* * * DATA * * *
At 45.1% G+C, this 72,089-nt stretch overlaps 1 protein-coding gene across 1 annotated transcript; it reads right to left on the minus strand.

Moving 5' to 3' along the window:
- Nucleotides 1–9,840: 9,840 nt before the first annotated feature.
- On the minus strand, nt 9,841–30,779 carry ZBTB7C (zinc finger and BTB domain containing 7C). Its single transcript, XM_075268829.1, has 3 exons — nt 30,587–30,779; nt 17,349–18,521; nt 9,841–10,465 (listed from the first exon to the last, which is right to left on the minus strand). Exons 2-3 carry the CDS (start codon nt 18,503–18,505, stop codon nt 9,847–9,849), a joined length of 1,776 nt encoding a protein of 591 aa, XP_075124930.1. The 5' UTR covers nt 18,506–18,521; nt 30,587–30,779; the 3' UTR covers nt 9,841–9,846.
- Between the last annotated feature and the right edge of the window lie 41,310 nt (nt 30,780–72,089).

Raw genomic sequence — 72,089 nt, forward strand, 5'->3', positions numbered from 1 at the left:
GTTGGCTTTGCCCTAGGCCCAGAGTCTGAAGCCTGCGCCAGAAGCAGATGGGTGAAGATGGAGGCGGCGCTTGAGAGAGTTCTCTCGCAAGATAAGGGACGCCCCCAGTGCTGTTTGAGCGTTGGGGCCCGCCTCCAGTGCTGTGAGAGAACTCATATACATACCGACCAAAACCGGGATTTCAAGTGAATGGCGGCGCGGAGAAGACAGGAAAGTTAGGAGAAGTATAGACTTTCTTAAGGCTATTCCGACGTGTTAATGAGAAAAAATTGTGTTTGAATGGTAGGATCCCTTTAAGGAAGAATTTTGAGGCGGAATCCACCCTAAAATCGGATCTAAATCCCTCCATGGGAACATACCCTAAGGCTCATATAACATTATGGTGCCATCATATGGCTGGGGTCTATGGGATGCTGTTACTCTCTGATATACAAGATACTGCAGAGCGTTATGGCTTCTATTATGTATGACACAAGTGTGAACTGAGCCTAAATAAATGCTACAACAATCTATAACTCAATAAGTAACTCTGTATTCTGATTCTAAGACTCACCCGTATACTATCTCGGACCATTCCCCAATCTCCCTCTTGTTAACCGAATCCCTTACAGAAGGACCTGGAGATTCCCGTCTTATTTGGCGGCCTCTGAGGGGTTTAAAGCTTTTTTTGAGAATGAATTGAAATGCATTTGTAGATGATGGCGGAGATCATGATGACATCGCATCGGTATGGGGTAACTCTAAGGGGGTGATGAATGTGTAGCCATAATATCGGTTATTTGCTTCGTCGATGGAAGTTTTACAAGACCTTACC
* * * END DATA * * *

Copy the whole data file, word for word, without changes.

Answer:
At 45.1% G+C, this 72,089-nt stretch overlaps 1 protein-coding gene across 1 annotated transcript; it reads right to left on the minus strand.

Moving 5' to 3' along the window:
- Nucleotides 1–9,840: 9,840 nt before the first annotated feature.
- On the minus strand, nt 9,841–30,779 carry ZBTB7C (zinc finger and BTB domain containing 7C). Its single transcript, XM_075268829.1, has 3 exons — nt 30,587–30,779; nt 17,349–18,521; nt 9,841–10,465 (listed from the first exon to the last, which is right to left on the minus strand). Exons 2-3 carry the CDS (start codon nt 18,503–18,505, stop codon nt 9,847–9,849), a joined length of 1,776 nt encoding a protein of 591 aa, XP_075124930.1. The 5' UTR covers nt 18,506–18,521; nt 30,587–30,779; the 3' UTR covers nt 9,841–9,846.
- Between the last annotated feature and the right edge of the window lie 41,310 nt (nt 30,780–72,089).

Raw genomic sequence — 72,089 nt, forward strand, 5'->3', positions numbered from 1 at the left:
GTTGGCTTTGCCCTAGGCCCAGAGTCTGAAGCCTGCGCCAGAAGCAGATGGGTGAAGATGGAGGCGGCGCTTGAGAGAGTTCTCTCGCAAGATAAGGGACGCCCCCAGTGCTGTTTGAGCGTTGGGGCCCGCCTCCAGTGCTGTGAGAGAACTCATATACATACCGACCAAAACCGGGATTTCAAGTGAATGGCGGCGCGGAGAAGACAGGAAAGTTAGGAGAAGTATAGACTTTCTTAAGGCTATTCCGACGTGTTAATGAGAAAAAATTGTGTTTGAATGGTAGGATCCCTTTAAGGAAGAATTTTGAGGCGGAATCCACCCTAAAATCGGATCTAAATCCCTCCATGGGAACATACCCTAAGGCTCATATAACATTATGGTGCCATCATATGGCTGGGGTCTATGGGATGCTGTTACTCTCTGATATACAAGATACTGCAGAGCGTTATGGCTTCTATTATGTATGACACAAGTGTGAACTGAGCCTAAATAAATGCTACAACAATCTATAACTCAATAAGTAACTCTGTATTCTGATTCTAAGACTCACCCGTATACTATCTCGGACCATTCCCCAATCTCCCTCTTGTTAACCGAATCCCTTACAGAAGGACCTGGAGATTCCCGTCTTATTTGGCGGCCTCTGAGGGGTTTAAAGCTTTTTTTGAGAATGAATTGAAATGCATTTGTAGATGATGGCGGAGATCATGATGACATCGCATCGGTATGGGGTAACTCTAAGGGGGTGATGAATGTGTAGCCATAATATCGGTTATTTGCTTCGTCGATGGAAGTTTTACAAGACCTTACC